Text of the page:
Thursday, August 2, 2012

8/2/12 Report - Tropical Depression and Changing Coast Lines

Written by the TreasureGuide for the exclusive use of

Tropical Depression 5 (NOAA, NHC)
We now have a tropical depression in the Atlantic.  The disturbance that I've been talking about has formed, however according to present predictions, it is expected to go south of Cuba, so won't be a threat to us on the Treasure Coast.

We've had a full moon lately, which along with the west winds has been causing some good low tides and a lot of accessible area to detect.  Unfortunately it is very sandy most everywhere. 

It is good weather for water hunting even though beach conditions are not that good.
Low tide today will be about 3 PM.

Seas will remain flat today and for the next several days.

Coastal archaeological sites are being eroded.  That is no surprise.  It has been going on for thousands of years.  Florida was once three times bigger than today.

This particular article is about California, but the same thing happens to all coastal areas around the world, including here on the Treasure Coast.

Here is the article about eroding coastal archaeological sites.

If you want to find older items, anything from a few months old to centuries older, take a look at eroded areas.  Think about how the cliffs and dunes are eroding and how items fall  to the base of the cliff and then are either moved towards the water or covered again for a while until they are uncovered again.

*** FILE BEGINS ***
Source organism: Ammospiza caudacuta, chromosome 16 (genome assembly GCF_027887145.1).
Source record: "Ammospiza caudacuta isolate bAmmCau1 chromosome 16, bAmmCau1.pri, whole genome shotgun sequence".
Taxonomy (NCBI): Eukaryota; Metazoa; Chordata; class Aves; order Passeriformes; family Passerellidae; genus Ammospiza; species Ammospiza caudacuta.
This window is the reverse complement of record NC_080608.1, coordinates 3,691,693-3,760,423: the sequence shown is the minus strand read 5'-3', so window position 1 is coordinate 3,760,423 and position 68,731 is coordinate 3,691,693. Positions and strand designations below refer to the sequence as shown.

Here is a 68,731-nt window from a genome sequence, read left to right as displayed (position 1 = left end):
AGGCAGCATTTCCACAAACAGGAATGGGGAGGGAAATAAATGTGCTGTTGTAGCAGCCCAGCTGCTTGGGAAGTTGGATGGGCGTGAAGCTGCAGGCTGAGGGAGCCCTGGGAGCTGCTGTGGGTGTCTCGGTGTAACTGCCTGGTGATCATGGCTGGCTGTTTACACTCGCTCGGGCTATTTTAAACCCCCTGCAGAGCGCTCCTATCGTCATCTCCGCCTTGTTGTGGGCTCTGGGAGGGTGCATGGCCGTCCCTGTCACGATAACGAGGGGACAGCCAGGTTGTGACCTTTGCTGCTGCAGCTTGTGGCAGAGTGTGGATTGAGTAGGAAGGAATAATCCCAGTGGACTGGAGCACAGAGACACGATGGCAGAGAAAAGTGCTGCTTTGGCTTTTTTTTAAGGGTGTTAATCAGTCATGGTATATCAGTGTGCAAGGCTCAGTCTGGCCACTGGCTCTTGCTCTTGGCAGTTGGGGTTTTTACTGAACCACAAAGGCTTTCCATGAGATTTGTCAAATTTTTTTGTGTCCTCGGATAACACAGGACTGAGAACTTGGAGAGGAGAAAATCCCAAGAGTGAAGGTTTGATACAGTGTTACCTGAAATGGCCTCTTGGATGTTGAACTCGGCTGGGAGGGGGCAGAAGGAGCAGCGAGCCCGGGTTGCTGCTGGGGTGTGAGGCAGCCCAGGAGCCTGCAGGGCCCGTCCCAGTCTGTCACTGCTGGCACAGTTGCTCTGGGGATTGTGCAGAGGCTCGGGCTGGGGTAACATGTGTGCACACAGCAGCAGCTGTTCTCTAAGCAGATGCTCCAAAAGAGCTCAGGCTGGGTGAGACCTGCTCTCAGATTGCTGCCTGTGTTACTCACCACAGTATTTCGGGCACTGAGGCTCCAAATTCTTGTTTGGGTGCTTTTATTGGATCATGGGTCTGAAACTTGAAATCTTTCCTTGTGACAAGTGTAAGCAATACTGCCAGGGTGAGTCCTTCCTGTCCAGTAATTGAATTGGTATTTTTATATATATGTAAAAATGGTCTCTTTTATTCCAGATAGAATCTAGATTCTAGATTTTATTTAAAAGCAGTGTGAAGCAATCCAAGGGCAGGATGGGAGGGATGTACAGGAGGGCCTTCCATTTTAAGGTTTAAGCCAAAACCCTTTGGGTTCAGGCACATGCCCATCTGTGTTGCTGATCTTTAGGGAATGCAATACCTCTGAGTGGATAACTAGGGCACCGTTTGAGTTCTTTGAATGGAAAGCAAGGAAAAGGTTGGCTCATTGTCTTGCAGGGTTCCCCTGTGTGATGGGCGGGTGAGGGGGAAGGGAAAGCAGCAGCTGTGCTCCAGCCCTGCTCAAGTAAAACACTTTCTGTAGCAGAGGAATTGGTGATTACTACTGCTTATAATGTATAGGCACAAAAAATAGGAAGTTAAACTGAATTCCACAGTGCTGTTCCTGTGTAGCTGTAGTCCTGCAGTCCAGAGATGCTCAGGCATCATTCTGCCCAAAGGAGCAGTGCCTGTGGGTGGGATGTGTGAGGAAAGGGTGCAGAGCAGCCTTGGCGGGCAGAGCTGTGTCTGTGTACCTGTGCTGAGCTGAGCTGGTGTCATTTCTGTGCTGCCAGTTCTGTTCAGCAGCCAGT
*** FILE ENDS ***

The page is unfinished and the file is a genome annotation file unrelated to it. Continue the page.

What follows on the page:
Understanding how items are moved and distributed on a beach is one thing that will help you increase increase your  finds.   I've talked about much of that in the past.

There will often be a layer or multiple layers of productive sand at certain areas where people were active in the past.  Eventually those areas behind the beach will be eroded and items slide or drop down the face of the dunes where they will remain until they are moved by high waters or covered up again.

Here is a map from the U. S. Geological Survey (Thanks tax-payers.) showing how much Florida has changed. 

It was once smaller and once three times its current size.  Looks like the coast line was changing very dramatically long before cars and factories were on the scene.
Here are some photos of the Ruck's Pit clam material that one reader of this blog is trying to sell.  I mentioned it yesterday. 

Looks like lots of fun, if you want to dig them out. Nice big clumps with big clams and who knows what else. Like I said, I usually don't do this type of thing, but he needs the money.

If you want to learn more about the world famous Ruck's Pit clams, I posted a link to information yesterday.


I was looking at the Spanish Colonial coins offered for sale on eBay this morning, and there sure are a lot of fakes.  There were coins that were so bad that the king, date, denomination and other things simply didn't match.   The same seller was selling more than one of those fake coins, but there were other fakes for sell too.  Too many.  Watch out.

Happy hunting,